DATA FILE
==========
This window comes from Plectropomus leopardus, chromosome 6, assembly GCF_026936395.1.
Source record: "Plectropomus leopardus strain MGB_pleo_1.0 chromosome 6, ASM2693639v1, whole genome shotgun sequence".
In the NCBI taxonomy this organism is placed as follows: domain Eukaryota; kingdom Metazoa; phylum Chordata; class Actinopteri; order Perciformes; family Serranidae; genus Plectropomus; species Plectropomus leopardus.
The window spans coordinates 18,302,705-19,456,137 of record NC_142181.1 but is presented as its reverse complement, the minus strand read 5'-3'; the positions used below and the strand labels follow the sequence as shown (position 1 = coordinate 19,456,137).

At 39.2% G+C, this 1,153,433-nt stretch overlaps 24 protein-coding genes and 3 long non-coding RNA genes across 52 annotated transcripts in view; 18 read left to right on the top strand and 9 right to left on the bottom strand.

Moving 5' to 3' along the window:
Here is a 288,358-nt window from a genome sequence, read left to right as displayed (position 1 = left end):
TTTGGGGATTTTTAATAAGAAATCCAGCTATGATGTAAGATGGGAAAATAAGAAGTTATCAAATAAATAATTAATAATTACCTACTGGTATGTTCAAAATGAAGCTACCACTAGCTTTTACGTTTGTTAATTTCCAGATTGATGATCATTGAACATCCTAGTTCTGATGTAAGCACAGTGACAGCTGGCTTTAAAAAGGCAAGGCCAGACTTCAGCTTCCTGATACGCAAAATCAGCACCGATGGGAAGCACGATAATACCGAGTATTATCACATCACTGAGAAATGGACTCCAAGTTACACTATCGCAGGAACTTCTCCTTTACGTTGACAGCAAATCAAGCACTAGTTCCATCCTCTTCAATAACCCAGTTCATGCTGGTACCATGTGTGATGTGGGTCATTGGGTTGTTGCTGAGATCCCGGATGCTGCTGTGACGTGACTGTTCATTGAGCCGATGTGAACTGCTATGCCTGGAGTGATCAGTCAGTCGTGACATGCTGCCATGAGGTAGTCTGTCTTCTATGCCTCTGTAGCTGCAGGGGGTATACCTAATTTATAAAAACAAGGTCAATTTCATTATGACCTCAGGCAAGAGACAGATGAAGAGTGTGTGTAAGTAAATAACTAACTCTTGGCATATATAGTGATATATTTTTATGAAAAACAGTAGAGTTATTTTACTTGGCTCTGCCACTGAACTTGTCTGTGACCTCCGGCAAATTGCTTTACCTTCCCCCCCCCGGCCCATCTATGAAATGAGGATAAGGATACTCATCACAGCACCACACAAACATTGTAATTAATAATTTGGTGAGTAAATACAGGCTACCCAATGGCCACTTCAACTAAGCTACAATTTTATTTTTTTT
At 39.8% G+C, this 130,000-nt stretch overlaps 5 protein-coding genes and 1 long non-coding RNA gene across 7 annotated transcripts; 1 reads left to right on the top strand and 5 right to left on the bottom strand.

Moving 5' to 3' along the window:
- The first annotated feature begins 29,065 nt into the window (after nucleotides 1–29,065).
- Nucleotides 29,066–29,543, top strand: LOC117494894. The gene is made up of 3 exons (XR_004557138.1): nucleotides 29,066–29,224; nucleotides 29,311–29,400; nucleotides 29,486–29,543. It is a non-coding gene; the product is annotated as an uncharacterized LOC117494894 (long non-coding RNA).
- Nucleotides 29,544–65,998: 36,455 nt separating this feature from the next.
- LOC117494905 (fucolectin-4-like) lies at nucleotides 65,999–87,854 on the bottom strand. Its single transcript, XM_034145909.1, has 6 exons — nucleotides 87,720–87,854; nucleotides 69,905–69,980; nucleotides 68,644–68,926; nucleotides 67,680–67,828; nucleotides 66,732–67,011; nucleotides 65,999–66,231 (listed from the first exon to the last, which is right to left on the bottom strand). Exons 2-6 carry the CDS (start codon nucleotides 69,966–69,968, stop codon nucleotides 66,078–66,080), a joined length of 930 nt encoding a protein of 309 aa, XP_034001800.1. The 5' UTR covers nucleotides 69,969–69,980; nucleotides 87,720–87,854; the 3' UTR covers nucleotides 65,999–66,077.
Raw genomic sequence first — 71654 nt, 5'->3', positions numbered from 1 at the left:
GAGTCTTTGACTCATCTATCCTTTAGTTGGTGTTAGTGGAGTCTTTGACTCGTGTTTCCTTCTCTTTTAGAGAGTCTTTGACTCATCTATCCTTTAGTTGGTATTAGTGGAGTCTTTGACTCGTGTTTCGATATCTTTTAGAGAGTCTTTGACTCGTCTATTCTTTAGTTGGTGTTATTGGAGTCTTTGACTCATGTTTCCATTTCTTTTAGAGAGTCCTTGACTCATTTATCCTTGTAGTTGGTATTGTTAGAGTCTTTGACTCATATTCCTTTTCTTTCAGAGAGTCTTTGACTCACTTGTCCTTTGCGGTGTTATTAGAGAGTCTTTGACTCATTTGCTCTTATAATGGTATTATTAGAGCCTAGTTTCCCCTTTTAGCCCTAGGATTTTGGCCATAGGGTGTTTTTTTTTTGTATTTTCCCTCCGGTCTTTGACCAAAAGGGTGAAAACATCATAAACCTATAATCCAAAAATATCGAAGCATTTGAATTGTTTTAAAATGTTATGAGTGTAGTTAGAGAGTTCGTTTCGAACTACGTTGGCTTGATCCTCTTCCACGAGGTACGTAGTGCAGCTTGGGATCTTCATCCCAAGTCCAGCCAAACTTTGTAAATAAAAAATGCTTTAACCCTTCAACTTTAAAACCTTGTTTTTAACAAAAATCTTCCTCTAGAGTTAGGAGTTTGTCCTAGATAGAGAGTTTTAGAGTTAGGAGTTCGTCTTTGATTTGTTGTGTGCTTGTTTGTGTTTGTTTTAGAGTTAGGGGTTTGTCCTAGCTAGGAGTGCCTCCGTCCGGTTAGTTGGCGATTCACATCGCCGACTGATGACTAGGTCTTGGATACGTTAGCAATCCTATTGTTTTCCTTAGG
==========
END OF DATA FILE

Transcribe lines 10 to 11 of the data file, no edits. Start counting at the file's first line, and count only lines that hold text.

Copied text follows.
Moving 5' to 3' along the window:
- The first annotated feature begins 29,065 nt into the window (after nucleotides 1–29,065).